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Today's Stichomancy for Russell Crowe

The first excerpt represents the element of Air. It speaks of mental influences and the process of thought, and is drawn from Georgics by Virgil:

The fruitless task, and, to the encounter come, As fire in stubble blusters without strength, He rages idly. Therefore mark thou first Their age and mettle, other points anon, As breed and lineage, or what pain was theirs To lose the race, what pride the palm to win. Seest how the chariots in mad rivalry Poured from the barrier grip the course and go, When youthful hope is highest, and every heart Drained with each wild pulsation? How they ply The circling lash, and reaching forward let


Georgics
The second excerpt represents the element of Fire. It speaks of emotional influences and base passions, and is drawn from Alexander's Bridge by Willa Cather:

considered that a newfangled way of making a match of it."

When Alexander came in a few moments later, he found Wilson and his wife still confronting the photograph. "Oh, let us get that out of the way," he said, laughing. "Winifred, Thomas can bring my trunk down. I've decided to go over to New York to-morrow night and take a fast boat. I shall save two days."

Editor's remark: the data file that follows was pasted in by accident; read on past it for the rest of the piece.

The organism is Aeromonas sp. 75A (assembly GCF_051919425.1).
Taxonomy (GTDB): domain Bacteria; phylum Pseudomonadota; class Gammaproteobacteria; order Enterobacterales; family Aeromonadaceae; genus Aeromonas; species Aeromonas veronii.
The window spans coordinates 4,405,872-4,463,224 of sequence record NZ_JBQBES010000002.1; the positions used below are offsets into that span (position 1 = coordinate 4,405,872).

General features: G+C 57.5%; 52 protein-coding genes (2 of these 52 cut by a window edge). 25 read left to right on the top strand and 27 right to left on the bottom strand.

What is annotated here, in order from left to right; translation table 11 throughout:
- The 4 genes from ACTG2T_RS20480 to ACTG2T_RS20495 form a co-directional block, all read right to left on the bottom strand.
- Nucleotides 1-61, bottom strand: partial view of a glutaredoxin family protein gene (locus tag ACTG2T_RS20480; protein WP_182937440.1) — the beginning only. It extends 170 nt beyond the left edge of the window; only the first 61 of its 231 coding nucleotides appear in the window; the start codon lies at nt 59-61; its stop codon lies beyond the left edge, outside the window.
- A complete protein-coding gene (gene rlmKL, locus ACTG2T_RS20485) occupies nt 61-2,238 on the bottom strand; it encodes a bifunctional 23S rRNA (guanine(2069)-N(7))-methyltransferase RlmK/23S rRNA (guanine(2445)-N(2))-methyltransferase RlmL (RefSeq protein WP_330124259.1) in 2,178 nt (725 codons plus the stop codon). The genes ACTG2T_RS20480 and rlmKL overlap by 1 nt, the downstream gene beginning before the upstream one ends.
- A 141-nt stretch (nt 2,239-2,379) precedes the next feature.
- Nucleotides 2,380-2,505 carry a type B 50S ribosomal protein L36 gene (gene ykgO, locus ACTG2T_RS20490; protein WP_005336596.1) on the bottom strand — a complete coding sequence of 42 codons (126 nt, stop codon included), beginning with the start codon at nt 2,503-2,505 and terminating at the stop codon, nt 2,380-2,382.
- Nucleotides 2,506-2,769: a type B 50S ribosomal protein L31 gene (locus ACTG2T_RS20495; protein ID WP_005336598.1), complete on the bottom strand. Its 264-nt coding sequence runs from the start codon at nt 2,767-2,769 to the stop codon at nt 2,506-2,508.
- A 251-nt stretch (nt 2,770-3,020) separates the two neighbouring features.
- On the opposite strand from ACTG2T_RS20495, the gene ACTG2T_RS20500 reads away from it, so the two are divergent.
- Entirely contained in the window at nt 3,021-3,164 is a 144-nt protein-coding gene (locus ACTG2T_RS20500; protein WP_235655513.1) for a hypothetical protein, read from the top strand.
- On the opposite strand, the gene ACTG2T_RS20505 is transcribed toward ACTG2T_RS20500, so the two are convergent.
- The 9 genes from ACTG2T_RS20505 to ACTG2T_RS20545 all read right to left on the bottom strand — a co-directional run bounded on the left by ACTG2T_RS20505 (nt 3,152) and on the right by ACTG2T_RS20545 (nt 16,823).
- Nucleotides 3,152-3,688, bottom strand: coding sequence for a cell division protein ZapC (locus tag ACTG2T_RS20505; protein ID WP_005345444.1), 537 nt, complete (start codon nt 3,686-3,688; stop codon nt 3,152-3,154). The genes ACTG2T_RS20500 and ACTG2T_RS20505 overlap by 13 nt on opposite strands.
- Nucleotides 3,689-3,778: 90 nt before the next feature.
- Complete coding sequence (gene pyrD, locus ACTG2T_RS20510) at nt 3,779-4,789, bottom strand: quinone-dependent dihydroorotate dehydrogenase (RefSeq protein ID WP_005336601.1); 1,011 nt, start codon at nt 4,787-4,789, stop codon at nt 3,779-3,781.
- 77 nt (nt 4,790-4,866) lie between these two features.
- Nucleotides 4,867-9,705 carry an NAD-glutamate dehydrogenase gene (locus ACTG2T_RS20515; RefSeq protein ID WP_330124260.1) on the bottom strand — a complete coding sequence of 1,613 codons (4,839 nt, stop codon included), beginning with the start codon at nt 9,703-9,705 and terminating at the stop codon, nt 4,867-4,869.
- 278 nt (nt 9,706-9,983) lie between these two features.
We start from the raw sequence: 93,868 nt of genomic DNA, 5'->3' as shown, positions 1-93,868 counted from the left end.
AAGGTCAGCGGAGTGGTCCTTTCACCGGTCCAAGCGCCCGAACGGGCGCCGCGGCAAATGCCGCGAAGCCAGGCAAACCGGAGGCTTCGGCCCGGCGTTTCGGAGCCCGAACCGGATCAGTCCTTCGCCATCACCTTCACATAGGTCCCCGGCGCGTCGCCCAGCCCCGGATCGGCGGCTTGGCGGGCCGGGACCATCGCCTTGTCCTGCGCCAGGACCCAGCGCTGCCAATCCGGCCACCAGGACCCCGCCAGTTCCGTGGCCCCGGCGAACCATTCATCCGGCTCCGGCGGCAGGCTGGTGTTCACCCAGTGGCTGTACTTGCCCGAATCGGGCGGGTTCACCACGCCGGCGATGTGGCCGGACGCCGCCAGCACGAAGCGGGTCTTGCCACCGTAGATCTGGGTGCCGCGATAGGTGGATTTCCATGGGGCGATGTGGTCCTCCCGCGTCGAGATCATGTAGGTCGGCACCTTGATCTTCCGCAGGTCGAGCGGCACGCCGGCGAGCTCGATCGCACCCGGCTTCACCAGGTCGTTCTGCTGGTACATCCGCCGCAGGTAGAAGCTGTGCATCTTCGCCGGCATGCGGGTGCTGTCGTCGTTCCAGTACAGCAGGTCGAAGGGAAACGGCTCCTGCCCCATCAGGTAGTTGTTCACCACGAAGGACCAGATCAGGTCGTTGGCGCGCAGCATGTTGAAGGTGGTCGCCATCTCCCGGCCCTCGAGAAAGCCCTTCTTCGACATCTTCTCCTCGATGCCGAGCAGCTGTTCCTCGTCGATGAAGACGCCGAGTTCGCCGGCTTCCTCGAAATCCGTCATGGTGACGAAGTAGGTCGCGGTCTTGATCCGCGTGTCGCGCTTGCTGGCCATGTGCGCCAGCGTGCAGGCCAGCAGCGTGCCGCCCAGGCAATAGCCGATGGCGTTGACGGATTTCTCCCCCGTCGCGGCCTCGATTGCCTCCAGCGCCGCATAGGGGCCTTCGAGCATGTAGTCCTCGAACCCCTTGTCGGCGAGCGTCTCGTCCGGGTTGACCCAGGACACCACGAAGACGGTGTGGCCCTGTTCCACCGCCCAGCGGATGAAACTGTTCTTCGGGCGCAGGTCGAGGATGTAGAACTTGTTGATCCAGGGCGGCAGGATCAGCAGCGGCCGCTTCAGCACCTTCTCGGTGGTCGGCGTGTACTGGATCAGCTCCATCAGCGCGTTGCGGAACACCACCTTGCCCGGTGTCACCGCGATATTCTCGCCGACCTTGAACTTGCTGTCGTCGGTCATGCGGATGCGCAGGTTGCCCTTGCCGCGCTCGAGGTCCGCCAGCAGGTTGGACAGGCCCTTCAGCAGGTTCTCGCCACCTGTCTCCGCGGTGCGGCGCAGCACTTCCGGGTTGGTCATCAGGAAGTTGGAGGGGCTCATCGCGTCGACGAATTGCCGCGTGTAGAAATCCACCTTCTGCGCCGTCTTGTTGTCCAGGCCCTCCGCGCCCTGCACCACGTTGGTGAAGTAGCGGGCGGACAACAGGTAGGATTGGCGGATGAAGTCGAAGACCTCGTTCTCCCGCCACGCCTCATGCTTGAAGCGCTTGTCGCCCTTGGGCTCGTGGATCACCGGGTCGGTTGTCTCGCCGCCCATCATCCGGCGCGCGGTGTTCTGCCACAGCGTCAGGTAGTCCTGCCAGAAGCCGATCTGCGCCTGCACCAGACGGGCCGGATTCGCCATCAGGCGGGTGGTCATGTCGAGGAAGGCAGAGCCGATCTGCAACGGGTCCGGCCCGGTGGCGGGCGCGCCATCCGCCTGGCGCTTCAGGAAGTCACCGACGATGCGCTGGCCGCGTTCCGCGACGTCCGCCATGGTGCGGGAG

CHAPTER II


Alexander's Bridge
The third excerpt represents the element of Water. It speaks of pure spiritual influences and feelings of love, and is drawn from Sons and Lovers by D. H. Lawrence:

Clara's heart sank.

"No," she replied.

"There are different ways of dying. My father's people are frightened, and have to be hauled out of life into death like cattle into a slaughter-house, pulled by the neck; but my mother's people are pushed from behind, inch by inch. They are stubborn people, and won't die."

"Yes," said Clara.

"And she won't die. She can't. Mr. Renshaw, the parson, was in the other day. 'Think!' he said to her; 'you will have your mother and father, and your sisters, and your son, in the Other Land.'


Sons and Lovers
The fourth excerpt represents the element of Earth. It speaks of physical influences and the impact of the unseen on the visible world, and is drawn from The Virginian by Owen Wister:

leg.

He needed no interpreter for the voices of the seeming owls that had haunted the latter hour of their journey, and he knew that his beast's keener instinct had perceived the destruction that lurked in the interior of the wood. The history of the trapper whose horse had returned without him might have been--might still be--his own; and he thought of the rag that had fallen from the buzzard's talons when he had been disturbed at his meal in the marsh. "Peaceable" Indians were still in these mountains, and some few of them had for the past hour been skirting his journey unseen, and now waited for him in the wood which they expected


The Virginian